So, where does this leave us -- or, more precisely, me? I find myself in disagreement with the words (but not the filmmaking) of a director I admire, Phillip Noyce, while agreeing with the words of Nolan's editors, even if I don't think their work lives up to their ideals. Not only that, but I think "The Bourne Supremacy" is superior in action terms to "The Bourne Ultimatum," both of which were directed by Paul Greengrass, and that you can't get a "huge adrenaline rush" when the cuts are coming every second and a half (more like several times a second) because those rhythms are unsustainable and quickly become monotonous simply because no crescendos are possible. (Which is the way I feel about the high bpms of hardcore techno, too, but some people can dance to the stuff all night long, with the aid of the right drugs.)
Your turn. Which films do you think are the worst offenders when it comes to chaotic style? Which work for you? Please give us some solid examples of where you got lost, or how a particular sequence generated excitement.
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¹ I'm not sure which jump Pearlman is talking about in "Salt," because there are three of them more or less in a row. The sequence is structured like an escalating slapstick gag (which is how it plays), each jump outdoing the previous one: 1) Salt tumbles off an overpass onto the back of a container truck; 2) she jumps from that truck onto the top of a tanker truck in the next lane; 3) she jumps from the tanker to a smaller truck on a lower parallel highway ramp. It's hard to convey the sense of velocity in these moving shots, and in the cutting; the camera is in motion in many of the shots, each of which which may last for only a fraction of a second, but each shot has a clear purpose in the way it conveys visual information.
The first jump is in three shots: 1) from the overpass, we see Salt roll over the railing;
2) an overhead shot shows her falling toward the top of the moving container;
3) from the top of the truck, she lands and bounces/rolls into the foreground. This is classical filmmaking style -- with, perhaps some green screen instead of old-fashioned back-projection in the second shot, and CGI (to remove safety cables).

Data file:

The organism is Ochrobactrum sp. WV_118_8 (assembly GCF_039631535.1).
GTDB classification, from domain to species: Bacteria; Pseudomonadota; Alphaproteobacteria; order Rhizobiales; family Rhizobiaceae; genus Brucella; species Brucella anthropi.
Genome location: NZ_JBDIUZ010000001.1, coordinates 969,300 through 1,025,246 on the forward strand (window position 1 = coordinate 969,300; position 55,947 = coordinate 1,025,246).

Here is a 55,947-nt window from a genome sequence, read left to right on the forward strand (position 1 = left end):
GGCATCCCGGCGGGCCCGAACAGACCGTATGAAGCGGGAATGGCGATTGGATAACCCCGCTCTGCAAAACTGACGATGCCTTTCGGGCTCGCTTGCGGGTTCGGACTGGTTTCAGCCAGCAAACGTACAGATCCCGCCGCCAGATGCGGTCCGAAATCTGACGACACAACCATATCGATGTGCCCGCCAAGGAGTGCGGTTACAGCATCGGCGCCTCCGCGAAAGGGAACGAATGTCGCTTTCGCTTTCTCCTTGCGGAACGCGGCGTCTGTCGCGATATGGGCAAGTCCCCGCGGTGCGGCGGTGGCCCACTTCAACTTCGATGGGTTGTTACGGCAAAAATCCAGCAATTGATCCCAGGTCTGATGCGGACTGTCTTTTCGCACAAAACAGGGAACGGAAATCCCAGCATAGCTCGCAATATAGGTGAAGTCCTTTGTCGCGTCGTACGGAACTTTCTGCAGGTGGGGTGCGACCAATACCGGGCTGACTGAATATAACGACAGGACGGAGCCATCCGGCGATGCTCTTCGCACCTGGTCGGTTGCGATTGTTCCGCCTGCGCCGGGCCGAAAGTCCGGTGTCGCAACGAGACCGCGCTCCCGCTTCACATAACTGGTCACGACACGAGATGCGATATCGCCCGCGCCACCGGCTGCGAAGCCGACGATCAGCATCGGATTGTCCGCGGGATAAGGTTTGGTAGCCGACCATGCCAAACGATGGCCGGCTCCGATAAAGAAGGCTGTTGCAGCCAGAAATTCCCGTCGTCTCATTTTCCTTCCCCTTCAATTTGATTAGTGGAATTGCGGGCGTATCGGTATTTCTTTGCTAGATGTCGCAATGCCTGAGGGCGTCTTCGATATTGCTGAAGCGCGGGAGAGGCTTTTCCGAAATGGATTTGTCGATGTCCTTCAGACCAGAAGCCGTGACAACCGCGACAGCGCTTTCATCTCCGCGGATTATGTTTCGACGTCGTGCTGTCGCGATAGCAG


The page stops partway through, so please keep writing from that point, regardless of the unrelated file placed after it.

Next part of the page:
The second jump is set up with a view from behind a stopped police car, looking down on a curved underpass. The tanker truck becomes visible on the other side of the container truck Salt is on as they come through the curve.
Then: 1) medium shot of Salt preparing to jump;
2) high angle from the container truck's side, where we can see both truck tops and Salt starts running away from the camera toward the tanker;
3) moving shot from above, behind and between the two trucks as she actually jumps from one to the other;
4) quick reverse-angle shot from below and between the trucks as she passes over;
5) high angle from the tanker truck's side, beginning with Salt in mid-air and ending after she lands on the tanker and nearly slides off the side facing the camera;
6) close on her landing, grabbing a pipe and pulling herself up.
Again: no cheating -- in shots 2 through 5 we see both trucks, and in shots 3-5 we can clearly see she has both feet in the air. This is emphatically not "blur-o-vision." Also, shots 3 and 4 cleverly take us from one side of the road to the other.
The third and most desperate jump is likewise set up by establishing three agents in the foreground on an overpass as the tanker approaches them on the road below while another, smaller, truck is on another ramp below it and to the right. It's a Keatonesque thing of beauty, actually. On the far left, an agent points his gun at the oncoming Salt. Next to him is Salt's colleague, played by Liev Schreiber. The truck is in center screen, and in the right foreground, the agent played by Chiwetel Ejiofor also has his gun trained on Salt. To his right is the smaller truck on the offramp. They start shooting.
A reverse-angle from the top of the truck shows the agents on the overpass as Salt turns away. Then:
1) a moving shot follows Salt as she runs away from the gunmen along the back of the tanker (note national monuments in the distance) and flings herself into the air toward the truck below and to the right;
2) low angle, looking up at airborne Salt between the two moving trucks;
3) high angle as she falls toward the smaller truck (I dig the shadow);
4) low angle of the rear and side of the truck as she lands, then crane up as she rolls off the top and dangles from the side.
We can assume that straps, harnesses and CGI-removal were used, but these are not the weightless trapeze flights of Sam Raimi's Spidey. Chances are a regular ol' person would not have made the landings or would have rolled right off and splatted on the roadway. But an action movie's job is rarely to show you what an ordinary driver could do with a commercially available vehicle. (You think Steve McQueen's 1968 Mustang fastback in "Bullitt" was a standard factory-equipped model?)
You could make the argument that it was equally unlikely that Batman in "The Dark Knight" could attach a cable to a semi truck, thread it through the train station while on the back of his Batcycle, and cause the truck to flip over backwards, but that's not the point. It's a cool stunt, and plausible enough because we see it happen. Never mind that it was actually done with a hydraulic piston: we see that truck flip, and we can tell it's a real-world stunt, not a computer-generated effect.
Scout Tafoya's video essay series on maligned masterpieces continues with a celebration of Shane Black's The Predator.